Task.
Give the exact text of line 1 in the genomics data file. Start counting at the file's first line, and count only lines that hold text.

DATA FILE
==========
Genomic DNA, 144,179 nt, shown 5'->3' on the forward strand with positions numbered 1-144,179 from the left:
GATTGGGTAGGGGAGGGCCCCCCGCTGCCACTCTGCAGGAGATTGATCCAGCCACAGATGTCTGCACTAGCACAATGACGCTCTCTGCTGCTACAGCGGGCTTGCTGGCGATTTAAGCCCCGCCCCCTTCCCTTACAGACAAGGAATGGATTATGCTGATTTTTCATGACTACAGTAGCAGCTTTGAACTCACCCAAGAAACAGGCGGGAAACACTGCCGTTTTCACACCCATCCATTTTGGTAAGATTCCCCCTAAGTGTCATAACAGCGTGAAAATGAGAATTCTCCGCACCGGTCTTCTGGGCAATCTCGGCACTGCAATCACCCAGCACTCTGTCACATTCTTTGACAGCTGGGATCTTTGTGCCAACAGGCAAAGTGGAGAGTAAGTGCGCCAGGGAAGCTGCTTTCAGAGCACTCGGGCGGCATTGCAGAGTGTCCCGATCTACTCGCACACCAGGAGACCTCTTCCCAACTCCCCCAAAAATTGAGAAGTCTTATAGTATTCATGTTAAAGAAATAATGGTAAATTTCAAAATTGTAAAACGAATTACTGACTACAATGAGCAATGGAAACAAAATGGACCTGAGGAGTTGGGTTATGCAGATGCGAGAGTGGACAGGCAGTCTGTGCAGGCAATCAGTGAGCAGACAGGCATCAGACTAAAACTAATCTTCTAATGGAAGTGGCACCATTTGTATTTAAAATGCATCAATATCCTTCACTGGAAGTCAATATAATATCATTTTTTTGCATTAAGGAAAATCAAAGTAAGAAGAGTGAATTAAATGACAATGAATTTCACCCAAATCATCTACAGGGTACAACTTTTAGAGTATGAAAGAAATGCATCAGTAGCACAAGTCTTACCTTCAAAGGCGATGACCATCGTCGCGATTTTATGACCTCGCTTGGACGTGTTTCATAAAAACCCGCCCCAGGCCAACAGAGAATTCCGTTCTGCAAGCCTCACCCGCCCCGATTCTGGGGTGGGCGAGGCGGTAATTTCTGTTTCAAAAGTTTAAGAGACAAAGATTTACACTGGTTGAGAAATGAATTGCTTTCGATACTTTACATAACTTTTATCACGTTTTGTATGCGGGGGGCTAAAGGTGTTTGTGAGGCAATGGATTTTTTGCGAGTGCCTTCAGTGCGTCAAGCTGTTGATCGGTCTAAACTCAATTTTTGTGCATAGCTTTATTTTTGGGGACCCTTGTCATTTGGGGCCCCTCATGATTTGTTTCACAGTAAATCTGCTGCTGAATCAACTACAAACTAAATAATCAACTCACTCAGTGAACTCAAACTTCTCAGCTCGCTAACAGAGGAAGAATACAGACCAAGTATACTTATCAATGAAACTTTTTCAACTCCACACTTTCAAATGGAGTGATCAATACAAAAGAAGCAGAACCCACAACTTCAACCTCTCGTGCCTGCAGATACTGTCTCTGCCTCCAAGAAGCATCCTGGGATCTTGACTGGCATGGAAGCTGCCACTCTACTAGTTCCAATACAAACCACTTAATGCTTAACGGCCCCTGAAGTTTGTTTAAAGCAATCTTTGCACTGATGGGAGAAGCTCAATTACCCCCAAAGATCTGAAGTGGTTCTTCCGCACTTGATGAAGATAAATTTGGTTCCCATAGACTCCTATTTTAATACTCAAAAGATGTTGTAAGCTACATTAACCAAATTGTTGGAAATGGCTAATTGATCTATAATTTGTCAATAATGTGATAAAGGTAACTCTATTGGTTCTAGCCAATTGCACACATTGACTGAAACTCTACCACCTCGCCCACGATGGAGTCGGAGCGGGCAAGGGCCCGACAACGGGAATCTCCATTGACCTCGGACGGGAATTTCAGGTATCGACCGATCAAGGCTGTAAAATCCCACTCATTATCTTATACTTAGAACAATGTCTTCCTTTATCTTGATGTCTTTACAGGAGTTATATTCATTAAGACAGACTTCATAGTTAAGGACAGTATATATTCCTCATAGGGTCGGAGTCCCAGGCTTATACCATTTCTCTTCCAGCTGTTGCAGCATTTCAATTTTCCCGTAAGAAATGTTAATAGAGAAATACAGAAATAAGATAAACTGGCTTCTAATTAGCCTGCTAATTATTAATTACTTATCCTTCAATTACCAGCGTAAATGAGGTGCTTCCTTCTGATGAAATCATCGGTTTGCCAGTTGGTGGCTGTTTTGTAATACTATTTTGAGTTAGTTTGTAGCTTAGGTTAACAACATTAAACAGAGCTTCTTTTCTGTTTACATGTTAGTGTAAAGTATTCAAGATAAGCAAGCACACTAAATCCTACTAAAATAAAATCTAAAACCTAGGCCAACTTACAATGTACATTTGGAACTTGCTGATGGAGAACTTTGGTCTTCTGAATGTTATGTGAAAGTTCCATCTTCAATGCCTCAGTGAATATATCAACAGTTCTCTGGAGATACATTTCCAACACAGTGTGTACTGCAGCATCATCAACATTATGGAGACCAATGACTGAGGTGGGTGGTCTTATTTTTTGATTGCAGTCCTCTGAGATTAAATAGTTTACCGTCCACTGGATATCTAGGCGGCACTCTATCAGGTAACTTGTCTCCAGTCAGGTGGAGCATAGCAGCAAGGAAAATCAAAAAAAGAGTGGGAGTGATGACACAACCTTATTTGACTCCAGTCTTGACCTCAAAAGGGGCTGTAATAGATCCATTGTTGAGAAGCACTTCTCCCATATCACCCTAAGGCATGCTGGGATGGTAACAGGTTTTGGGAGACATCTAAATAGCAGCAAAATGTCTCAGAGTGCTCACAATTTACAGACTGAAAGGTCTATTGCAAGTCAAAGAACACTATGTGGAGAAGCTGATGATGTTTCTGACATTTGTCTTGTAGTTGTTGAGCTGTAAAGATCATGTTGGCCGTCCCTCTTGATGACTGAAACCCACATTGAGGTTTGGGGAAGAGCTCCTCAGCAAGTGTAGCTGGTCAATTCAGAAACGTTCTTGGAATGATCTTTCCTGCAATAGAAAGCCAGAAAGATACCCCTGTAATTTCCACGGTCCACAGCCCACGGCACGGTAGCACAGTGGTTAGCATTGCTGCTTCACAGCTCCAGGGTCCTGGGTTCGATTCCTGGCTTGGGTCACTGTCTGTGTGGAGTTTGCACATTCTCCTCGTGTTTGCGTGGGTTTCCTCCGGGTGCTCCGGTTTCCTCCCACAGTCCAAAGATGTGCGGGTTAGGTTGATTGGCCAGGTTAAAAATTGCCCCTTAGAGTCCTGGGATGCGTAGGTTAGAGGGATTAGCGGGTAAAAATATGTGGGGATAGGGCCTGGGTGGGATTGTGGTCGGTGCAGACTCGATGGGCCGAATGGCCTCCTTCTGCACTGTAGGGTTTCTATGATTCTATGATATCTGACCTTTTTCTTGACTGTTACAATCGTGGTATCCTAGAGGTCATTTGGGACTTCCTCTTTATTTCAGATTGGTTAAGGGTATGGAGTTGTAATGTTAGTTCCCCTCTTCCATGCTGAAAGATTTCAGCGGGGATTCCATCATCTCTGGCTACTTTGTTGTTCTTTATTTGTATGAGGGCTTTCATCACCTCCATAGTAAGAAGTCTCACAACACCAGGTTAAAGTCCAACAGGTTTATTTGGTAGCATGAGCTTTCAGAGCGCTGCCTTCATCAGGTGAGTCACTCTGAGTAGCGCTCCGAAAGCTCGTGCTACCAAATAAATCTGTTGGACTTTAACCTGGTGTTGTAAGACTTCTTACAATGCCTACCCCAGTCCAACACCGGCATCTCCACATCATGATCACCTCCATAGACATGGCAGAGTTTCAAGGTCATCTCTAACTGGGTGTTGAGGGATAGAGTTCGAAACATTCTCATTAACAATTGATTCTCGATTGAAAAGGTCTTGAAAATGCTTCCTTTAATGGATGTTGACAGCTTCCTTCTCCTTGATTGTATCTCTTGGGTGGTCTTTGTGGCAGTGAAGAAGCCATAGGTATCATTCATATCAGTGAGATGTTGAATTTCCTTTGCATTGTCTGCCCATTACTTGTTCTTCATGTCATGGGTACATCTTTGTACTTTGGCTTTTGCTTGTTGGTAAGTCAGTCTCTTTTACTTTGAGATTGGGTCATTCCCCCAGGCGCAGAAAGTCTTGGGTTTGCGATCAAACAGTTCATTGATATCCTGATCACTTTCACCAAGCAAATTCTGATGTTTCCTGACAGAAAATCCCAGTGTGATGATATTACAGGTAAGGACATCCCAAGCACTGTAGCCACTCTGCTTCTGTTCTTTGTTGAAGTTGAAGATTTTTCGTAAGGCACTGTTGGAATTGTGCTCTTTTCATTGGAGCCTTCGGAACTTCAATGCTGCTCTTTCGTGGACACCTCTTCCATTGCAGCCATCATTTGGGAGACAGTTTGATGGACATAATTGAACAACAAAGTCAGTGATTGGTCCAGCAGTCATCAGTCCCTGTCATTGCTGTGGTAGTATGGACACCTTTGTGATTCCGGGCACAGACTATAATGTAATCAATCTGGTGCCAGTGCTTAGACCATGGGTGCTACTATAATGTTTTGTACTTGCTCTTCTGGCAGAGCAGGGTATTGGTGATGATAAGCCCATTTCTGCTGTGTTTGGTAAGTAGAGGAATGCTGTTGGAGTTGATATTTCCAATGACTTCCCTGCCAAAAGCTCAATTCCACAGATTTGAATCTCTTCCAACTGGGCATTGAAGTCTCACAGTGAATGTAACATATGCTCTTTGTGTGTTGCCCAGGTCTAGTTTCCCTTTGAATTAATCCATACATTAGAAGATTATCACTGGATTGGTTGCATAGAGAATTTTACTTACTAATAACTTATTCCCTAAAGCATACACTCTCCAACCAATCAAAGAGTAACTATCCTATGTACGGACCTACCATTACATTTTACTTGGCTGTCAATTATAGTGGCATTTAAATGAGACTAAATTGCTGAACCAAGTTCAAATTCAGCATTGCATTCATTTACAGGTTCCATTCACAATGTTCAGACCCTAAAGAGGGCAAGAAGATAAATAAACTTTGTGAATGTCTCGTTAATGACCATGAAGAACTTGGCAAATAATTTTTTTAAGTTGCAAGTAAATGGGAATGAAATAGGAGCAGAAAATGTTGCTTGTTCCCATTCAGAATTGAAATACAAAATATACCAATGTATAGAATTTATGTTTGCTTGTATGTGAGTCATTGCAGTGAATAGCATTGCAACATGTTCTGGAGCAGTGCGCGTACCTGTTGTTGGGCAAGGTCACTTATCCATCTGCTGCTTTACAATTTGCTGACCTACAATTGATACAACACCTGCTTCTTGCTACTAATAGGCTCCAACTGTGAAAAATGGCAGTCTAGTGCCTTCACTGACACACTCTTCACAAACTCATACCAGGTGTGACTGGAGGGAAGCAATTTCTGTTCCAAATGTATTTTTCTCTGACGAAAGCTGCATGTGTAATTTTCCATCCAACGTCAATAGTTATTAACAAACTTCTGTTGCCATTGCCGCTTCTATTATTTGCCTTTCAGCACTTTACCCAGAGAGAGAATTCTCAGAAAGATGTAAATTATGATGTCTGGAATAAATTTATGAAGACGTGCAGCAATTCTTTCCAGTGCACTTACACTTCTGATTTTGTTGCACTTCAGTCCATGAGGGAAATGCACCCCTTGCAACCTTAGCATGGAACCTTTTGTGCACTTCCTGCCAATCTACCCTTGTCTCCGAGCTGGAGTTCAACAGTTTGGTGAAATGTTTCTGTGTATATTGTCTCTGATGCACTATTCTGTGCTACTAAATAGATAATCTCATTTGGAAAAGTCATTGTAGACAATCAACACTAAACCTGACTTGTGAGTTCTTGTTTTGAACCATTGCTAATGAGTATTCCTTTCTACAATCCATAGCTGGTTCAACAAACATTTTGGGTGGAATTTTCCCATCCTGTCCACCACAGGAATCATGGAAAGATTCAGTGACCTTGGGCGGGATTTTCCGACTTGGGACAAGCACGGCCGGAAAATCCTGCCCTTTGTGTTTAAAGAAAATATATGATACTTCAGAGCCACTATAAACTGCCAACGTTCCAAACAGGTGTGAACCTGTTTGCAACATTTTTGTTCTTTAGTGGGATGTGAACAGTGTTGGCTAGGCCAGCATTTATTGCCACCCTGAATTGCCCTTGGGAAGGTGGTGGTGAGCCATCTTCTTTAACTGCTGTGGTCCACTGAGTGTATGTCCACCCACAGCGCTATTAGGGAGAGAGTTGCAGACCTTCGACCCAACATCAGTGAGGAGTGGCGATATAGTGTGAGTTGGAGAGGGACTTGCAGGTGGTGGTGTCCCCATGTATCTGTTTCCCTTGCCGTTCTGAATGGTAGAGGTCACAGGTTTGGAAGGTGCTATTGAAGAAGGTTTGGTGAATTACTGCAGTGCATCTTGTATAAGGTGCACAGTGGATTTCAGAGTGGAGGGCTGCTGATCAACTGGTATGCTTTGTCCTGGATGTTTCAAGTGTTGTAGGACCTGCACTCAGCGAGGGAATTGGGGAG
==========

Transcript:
Genomic DNA, 144,179 nt, shown 5'->3' on the forward strand with positions numbered 1-144,179 from the left: